On the other wall were sculpted idols and offerings. The appropriate idol is offered up to Pachamama to help bring its likeness into your life. For example, if you want to buy a new house in the next year, you offer up a house sculpture. If you want a new baby, a baby idol, and so on.
Next, I was shown one of the most curious items in the Witches Market – the dried llama foetuses hanging beside the door of the shop. In order for the spell to get the Pachamama seal of approval, the foetuses must be naturally aborted from their mother – no cruelty here. When a family has a new house constructed, or a village erects a new town structure, they place a llama foetus beneath the building before construction begins. This ensures that Pachamama blesses the building and there are no problems during construction. Aymara builders are so superstitious about this ritual that they will often refuse to work on a site until they see evidence of the foetus’ burial. It’s a little bit like an Aymara health and safety regulation.
Later, I was told a story that gave this ritual a rather sinister spin. With the Aymara population largely centred in the urban neighbourhood of El Alto, and more and more indigenous people moving to La Paz to take jobs in construction and labour, what happens when these people live and work in large, multi-storey buildings? Is a small llama foetus enough to ensure the safety of high-rise apartments, or large bridges or motorways? The answer is no. So what is an appropriate offering to Pachamama for these large-scale construction projects? A human sacrifice.
According to urban legend, construction crews hire a Yatiri to hang around districts where homeless people live. The Yatiri will ply her intended victim with alcohol and food until he passes out (but is still alive), then drag him back to the construction site where the hole has already been dug and all the implements for the rite laid out. The sacrifice will then take place, with the victim being buried beneath the foundations to ensure the safety of the build. Of course, there are no documented accounts of this happening, but everyone in La Paz I talked to knows someone who knows someone who has seen one of these rituals, or who was approached by a Yatiri and offered free alcohol. A little internet sleuthing revealed that human remains have been found underneath the foundations of large demolition sites, adding validity to the claim.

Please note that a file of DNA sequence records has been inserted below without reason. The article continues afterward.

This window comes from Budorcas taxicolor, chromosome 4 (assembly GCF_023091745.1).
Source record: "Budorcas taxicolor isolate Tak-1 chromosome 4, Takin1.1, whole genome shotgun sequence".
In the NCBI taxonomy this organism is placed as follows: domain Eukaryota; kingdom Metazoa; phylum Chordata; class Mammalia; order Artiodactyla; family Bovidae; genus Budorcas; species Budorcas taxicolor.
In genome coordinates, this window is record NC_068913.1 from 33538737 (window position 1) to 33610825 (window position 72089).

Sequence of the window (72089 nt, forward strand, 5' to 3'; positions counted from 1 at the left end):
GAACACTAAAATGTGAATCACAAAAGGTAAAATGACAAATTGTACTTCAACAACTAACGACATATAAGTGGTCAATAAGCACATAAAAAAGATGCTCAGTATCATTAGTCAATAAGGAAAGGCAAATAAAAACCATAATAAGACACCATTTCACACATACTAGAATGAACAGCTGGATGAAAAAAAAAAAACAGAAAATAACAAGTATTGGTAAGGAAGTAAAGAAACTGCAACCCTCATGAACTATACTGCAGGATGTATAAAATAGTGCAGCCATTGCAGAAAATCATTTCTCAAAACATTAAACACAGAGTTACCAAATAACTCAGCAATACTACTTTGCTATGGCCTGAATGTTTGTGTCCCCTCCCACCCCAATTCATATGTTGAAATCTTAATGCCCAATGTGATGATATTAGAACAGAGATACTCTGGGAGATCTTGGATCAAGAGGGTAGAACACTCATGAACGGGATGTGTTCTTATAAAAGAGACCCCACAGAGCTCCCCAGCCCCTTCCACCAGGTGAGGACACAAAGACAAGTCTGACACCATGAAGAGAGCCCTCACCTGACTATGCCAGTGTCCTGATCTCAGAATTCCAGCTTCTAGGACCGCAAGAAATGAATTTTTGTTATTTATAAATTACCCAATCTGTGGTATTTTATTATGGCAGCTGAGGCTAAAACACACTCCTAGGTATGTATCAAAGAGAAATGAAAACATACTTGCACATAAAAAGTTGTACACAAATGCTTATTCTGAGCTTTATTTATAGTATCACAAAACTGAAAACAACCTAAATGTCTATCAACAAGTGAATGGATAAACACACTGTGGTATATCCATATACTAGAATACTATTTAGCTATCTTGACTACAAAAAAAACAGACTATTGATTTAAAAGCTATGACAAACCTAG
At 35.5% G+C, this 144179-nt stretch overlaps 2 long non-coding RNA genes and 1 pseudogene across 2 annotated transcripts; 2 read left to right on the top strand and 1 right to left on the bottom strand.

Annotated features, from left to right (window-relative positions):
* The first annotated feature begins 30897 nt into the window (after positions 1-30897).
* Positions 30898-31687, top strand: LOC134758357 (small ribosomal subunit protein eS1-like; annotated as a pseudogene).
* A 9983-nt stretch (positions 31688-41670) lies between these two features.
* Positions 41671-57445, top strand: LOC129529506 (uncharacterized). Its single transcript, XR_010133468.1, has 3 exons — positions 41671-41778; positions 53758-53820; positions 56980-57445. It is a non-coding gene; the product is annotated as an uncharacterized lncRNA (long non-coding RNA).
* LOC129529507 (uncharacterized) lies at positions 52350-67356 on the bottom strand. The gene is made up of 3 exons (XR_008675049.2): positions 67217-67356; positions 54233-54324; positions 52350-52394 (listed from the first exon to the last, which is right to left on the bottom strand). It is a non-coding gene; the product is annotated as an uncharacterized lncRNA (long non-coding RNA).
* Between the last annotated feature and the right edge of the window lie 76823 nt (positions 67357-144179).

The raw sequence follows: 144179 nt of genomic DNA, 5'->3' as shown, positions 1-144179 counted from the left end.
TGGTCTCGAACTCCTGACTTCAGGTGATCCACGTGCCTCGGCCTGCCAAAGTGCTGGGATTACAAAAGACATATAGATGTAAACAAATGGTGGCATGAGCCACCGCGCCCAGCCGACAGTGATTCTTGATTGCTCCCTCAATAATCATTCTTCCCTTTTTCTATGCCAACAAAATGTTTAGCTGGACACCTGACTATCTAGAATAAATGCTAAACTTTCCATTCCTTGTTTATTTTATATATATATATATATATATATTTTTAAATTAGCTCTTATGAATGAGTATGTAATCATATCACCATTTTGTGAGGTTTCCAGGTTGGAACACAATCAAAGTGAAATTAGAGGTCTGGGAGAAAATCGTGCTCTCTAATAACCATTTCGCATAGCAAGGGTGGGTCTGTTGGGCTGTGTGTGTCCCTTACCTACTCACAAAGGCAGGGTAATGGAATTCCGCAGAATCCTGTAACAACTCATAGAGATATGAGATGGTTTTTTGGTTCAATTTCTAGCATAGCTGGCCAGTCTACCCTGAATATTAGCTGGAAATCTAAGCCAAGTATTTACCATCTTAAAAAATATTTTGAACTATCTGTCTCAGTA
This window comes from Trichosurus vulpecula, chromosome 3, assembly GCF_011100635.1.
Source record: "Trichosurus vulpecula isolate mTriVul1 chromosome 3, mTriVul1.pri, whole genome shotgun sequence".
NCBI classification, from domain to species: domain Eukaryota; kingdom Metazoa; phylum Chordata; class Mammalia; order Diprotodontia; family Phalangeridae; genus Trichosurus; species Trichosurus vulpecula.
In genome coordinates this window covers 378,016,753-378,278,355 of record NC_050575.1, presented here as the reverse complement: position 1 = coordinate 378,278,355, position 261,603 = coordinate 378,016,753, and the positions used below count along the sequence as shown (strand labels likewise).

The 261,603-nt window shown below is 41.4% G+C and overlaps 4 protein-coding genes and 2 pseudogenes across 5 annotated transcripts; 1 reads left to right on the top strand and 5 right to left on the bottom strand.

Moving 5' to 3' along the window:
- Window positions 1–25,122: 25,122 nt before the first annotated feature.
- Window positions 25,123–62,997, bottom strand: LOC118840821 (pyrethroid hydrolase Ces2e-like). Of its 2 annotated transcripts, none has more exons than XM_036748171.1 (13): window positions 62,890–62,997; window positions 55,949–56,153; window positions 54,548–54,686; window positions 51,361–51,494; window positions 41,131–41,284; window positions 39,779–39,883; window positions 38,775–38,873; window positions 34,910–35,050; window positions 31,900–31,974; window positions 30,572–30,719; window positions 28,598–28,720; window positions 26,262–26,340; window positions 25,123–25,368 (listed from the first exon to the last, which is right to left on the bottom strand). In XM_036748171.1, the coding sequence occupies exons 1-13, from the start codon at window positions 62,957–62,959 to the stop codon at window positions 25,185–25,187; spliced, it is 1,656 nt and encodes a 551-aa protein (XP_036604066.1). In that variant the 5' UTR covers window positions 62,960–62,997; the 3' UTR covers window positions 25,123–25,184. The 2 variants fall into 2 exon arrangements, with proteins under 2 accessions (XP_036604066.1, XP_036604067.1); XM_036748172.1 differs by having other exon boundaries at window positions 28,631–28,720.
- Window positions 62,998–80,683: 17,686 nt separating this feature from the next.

True or not, these human sacrifices are going to make their way into one of my stories one day, I guarantee it!
The Pope was visiting the city in a couple of days, so many of the streets were shut for practicing crowd control.
That night, after an afternoon of drama trying to find out what was going on with our tour, we finally met up with our guide, Lorensa, and our two travel companions, Mike & Ginny. After a quick run down of what to expect for the next couple of days, Mum and I went down the road for dinner. Mike & Ginny found a fantastic restaurant (who always seemed to find the best food haunts – no wonder they’ve decided to open their own bar when they return) that served delicious alpaca steaks smothered in hot aji sauce, and a “salad bar” that was really just a buffet of unusual potatoes. (there are more than 300 varieties of potato in South America. You will get told this a lot.)
I adored what little I saw of Bolivia, and am gutted that we didn’t book a few extra days to go out to the salt flats or the train graveyard or to head down the country to see the dinosaur paths. I will definitely be going back one day.
Next week I’ll write about one of my favourite days on the whole trip – our excursion to Amantani island on Lake Titicaca, where we stayed with a host family and got the whole village drunk.